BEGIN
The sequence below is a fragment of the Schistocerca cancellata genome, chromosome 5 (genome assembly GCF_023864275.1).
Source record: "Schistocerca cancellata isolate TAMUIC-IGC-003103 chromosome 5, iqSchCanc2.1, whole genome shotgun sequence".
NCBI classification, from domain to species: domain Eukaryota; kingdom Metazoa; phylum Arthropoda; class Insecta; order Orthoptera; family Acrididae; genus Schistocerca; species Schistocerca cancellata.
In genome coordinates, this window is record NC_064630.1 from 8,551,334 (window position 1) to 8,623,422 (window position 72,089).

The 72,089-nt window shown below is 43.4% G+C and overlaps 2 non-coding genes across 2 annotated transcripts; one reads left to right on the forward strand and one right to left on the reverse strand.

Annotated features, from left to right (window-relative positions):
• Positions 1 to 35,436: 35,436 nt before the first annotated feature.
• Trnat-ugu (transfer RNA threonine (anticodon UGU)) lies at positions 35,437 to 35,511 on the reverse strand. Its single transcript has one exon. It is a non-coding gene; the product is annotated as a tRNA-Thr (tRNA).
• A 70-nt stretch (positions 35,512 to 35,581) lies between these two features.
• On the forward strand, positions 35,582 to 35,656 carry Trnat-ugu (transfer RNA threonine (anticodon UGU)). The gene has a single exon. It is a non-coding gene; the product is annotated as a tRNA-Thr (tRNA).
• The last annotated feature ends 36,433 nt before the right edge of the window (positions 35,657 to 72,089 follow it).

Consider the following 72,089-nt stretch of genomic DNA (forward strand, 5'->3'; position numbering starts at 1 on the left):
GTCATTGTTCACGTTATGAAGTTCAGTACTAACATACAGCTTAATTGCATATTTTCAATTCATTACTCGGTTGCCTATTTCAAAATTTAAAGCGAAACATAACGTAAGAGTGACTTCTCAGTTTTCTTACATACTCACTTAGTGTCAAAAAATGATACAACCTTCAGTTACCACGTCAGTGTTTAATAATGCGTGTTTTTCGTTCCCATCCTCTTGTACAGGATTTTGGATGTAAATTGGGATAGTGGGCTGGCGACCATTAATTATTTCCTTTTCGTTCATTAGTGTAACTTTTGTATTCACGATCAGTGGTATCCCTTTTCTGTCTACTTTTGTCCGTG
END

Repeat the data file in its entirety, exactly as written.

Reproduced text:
The sequence below is a fragment of the Schistocerca cancellata genome, chromosome 5 (genome assembly GCF_023864275.1).
Source record: "Schistocerca cancellata isolate TAMUIC-IGC-003103 chromosome 5, iqSchCanc2.1, whole genome shotgun sequence".
NCBI classification, from domain to species: domain Eukaryota; kingdom Metazoa; phylum Arthropoda; class Insecta; order Orthoptera; family Acrididae; genus Schistocerca; species Schistocerca cancellata.
In genome coordinates, this window is record NC_064630.1 from 8,551,334 (window position 1) to 8,623,422 (window position 72,089).

The 72,089-nt window shown below is 43.4% G+C and overlaps 2 non-coding genes across 2 annotated transcripts; one reads left to right on the forward strand and one right to left on the reverse strand.

Annotated features, from left to right (window-relative positions):
• Positions 1 to 35,436: 35,436 nt before the first annotated feature.
• Trnat-ugu (transfer RNA threonine (anticodon UGU)) lies at positions 35,437 to 35,511 on the reverse strand. Its single transcript has one exon. It is a non-coding gene; the product is annotated as a tRNA-Thr (tRNA).
• A 70-nt stretch (positions 35,512 to 35,581) lies between these two features.
• On the forward strand, positions 35,582 to 35,656 carry Trnat-ugu (transfer RNA threonine (anticodon UGU)). The gene has a single exon. It is a non-coding gene; the product is annotated as a tRNA-Thr (tRNA).
• The last annotated feature ends 36,433 nt before the right edge of the window (positions 35,657 to 72,089 follow it).

Consider the following 72,089-nt stretch of genomic DNA (forward strand, 5'->3'; position numbering starts at 1 on the left):
GTCATTGTTCACGTTATGAAGTTCAGTACTAACATACAGCTTAATTGCATATTTTCAATTCATTACTCGGTTGCCTATTTCAAAATTTAAAGCGAAACATAACGTAAGAGTGACTTCTCAGTTTTCTTACATACTCACTTAGTGTCAAAAAATGATACAACCTTCAGTTACCACGTCAGTGTTTAATAATGCGTGTTTTTCGTTCCCATCCTCTTGTACAGGATTTTGGATGTAAATTGGGATAGTGGGCTGGCGACCATTAATTATTTCCTTTTCGTTCATTAGTGTAACTTTTGTATTCACGATCAGTGGTATCCCTTTTCTGTCTACTTTTGTCCGTG